Stanley Kubrick is alive and well and living in Outer Space. Those filmgoers who have wondered what happened to the man who gave screen birth to “Lolita” and “Dr. Strangelove” can stop worrying. He’s taken up a new hobby–science-fiction–and his first effort comes close to running away with itself. One criticism that will be raised is that film cost too much for so “personal” (i.e. Kubrick) a film.
When Stanley Kubrick and sci-fi specialist Arthur C. Clarke first conceived the idea of making a Cinerama film, neither had any idea that it would run into a project of several years. Shooting actually began late December, 1965, in England and continued, if one counts added footage and retakes, until early this year. Much of the lengthy shooting time, of course, is attributable to the detailed special effects the story made necessary. Keir Dullea, for instance, completed another film (“The Fox”) and did a Broadway play (“Dr Cook’s Garden”) between completion of his role in “2001” and its current release.
Was all this painstaking research and work worthwhile? There will be many filmgoers, fortunately for Metro, who’ll think it was; there’ll be others who won’t see this in the finished handiwork of Kubrick and his staff. A major achievement in cinematography and special effects, “2001” lacks dramatic appeal to a large degree and only conveys suspense after the halfway mark. Despite the enormous technical staff involved in making the film, it is almost entirely one man’s conception and Kubrick must receive all the praise – and take all the blame.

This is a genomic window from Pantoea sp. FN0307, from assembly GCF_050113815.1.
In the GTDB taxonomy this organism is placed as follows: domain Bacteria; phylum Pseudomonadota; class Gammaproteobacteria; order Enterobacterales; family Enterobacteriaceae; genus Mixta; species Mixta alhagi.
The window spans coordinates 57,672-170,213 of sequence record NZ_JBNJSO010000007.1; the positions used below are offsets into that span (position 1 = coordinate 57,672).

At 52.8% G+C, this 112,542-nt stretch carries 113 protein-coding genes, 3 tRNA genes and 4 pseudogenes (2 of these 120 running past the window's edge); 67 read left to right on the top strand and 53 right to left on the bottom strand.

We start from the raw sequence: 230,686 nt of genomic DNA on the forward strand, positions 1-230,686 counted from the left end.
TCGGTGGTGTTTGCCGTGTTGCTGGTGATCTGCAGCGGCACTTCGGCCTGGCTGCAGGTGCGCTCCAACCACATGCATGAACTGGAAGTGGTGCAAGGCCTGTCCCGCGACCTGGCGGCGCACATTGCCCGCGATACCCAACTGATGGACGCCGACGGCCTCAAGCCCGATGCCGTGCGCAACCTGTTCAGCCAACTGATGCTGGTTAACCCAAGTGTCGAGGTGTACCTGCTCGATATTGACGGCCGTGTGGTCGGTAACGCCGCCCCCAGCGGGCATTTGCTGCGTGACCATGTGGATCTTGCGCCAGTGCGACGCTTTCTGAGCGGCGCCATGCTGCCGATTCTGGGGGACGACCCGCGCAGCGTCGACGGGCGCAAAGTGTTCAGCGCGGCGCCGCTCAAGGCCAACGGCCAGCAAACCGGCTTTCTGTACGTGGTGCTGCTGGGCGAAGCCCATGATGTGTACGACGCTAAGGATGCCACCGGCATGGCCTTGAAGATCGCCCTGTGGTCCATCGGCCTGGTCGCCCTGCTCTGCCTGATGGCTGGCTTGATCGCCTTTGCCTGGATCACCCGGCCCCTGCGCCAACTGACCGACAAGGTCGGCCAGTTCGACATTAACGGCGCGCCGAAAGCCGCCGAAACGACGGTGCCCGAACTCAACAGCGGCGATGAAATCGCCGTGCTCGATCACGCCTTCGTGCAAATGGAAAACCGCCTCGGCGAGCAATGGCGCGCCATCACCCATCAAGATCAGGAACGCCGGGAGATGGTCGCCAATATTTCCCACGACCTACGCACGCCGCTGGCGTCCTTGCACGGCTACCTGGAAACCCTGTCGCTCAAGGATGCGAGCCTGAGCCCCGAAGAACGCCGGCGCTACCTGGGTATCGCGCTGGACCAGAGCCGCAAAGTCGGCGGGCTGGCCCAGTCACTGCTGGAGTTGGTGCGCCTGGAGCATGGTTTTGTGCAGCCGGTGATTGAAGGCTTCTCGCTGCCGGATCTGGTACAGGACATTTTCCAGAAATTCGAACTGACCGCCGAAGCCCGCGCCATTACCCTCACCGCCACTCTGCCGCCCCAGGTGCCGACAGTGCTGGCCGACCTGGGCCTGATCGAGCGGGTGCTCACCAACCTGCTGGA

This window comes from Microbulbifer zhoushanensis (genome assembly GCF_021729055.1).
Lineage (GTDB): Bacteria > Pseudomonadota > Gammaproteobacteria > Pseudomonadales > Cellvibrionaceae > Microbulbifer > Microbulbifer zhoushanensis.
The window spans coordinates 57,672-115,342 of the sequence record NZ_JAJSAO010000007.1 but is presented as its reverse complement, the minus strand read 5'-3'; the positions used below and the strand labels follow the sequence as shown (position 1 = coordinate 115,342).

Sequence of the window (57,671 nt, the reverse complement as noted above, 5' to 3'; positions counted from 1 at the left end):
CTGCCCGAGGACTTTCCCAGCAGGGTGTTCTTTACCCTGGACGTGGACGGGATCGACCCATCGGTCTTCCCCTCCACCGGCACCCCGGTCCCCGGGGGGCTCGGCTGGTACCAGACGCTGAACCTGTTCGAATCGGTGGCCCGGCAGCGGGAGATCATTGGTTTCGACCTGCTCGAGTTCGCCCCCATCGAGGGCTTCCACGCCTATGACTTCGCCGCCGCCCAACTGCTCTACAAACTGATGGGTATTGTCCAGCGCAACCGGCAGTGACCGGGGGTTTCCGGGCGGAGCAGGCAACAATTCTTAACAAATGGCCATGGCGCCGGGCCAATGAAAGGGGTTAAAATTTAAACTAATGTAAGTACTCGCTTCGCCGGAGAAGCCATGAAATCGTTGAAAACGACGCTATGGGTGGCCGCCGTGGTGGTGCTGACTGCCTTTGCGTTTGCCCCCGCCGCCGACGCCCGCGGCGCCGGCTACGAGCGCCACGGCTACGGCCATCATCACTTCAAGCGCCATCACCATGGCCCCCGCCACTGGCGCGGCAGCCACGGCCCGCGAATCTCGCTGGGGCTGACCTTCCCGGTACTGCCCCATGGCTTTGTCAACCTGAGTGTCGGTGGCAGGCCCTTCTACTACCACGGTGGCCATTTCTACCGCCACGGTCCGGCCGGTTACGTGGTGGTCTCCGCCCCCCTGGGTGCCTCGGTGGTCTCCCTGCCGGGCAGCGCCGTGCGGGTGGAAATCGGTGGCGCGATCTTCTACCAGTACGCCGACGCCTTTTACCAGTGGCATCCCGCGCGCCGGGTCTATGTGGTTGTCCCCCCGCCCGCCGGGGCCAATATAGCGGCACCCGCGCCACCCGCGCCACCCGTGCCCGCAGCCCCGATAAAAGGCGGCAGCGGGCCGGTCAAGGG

The plot, so-called, uses up almost two hours in exposition of scientific advances in space travel and communications, before anything happens. The surprisingly dull prolog deals with the “advancement of man,” centering on a group of apes (the makeup is amateurish compared to that in “Planet of the Apes”). An important prop is also introduced but so sketchily that many viewers will scarcely note, and promptly forget it–a huge black monolith is shown briefly (to reappear light years later as the key to possible life on planets other than Earth).
The little humor is provided by introducing well-known commercial names which are presumably still operational during the space age: the Orbiter Hilton hotel, refreshments by Howard Johnson, picture phones by Bell, and Pan Am space ships (although one shown is carrying only a single passenger). A computer named Hal that can talk is, initially, good for a laugh but when it turns out to be the villain, this attitude quickly changes. Hal (voiced by Douglas Rain, although originally done by Martin Balsam) is one of the film’s best effects and surprisingly acceptable, considering reaction to it is based on the use of a voice.
Dullea and Gary Lockwood, as the two principal astronauts, are not introduced until well along in the film. Their complete lack of emotion becomes rather implausible during scenes where they discover, and discuss, the villainy of the computer. Except for William Sylvester, as the scientist who reveals the project to investigate possibility of life on another planet, the other human roles are little more than walkons.